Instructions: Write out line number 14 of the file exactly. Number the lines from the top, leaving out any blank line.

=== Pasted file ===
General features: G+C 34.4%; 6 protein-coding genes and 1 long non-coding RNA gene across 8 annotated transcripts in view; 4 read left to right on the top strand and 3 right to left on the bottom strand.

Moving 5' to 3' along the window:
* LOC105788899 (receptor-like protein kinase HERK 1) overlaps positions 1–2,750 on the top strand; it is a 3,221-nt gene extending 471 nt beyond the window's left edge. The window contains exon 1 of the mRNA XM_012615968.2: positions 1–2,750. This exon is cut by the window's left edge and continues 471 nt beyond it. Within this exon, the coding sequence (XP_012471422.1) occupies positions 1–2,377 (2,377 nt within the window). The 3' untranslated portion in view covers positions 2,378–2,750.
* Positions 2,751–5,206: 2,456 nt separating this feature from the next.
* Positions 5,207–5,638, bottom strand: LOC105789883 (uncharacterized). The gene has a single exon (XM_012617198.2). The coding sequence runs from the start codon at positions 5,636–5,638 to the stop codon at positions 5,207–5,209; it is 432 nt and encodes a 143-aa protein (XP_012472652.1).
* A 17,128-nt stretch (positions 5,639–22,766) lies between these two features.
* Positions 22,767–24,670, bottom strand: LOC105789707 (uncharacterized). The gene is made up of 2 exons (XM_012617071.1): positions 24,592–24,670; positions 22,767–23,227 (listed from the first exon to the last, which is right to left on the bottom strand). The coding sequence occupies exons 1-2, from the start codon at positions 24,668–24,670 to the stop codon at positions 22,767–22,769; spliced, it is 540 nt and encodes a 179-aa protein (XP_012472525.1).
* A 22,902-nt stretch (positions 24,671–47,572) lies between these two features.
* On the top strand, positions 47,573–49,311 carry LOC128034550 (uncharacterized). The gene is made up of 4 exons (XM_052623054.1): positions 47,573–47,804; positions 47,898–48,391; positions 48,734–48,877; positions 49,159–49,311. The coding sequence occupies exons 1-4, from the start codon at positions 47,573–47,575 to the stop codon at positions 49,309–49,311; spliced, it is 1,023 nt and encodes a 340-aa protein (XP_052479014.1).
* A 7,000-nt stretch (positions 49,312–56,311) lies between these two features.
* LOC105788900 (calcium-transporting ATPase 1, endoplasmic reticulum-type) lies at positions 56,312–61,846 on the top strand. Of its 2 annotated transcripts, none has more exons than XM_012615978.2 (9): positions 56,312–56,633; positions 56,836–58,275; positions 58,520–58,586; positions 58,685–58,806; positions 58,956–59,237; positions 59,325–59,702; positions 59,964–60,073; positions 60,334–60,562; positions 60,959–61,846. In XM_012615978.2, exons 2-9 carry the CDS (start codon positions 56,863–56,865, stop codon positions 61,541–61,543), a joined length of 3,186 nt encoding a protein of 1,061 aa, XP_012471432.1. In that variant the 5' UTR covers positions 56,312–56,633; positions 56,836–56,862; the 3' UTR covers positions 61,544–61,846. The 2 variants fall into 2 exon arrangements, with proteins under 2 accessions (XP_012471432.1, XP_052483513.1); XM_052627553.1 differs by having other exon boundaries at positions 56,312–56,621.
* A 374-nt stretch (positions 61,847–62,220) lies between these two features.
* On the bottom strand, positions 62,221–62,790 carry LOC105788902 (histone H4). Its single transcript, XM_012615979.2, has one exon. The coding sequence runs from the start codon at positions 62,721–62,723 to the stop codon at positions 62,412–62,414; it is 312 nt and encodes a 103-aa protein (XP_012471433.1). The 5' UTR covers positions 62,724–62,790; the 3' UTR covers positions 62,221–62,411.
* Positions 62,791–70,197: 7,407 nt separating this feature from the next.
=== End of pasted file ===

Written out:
* Positions 62,791–70,197: 7,407 nt separating this feature from the next.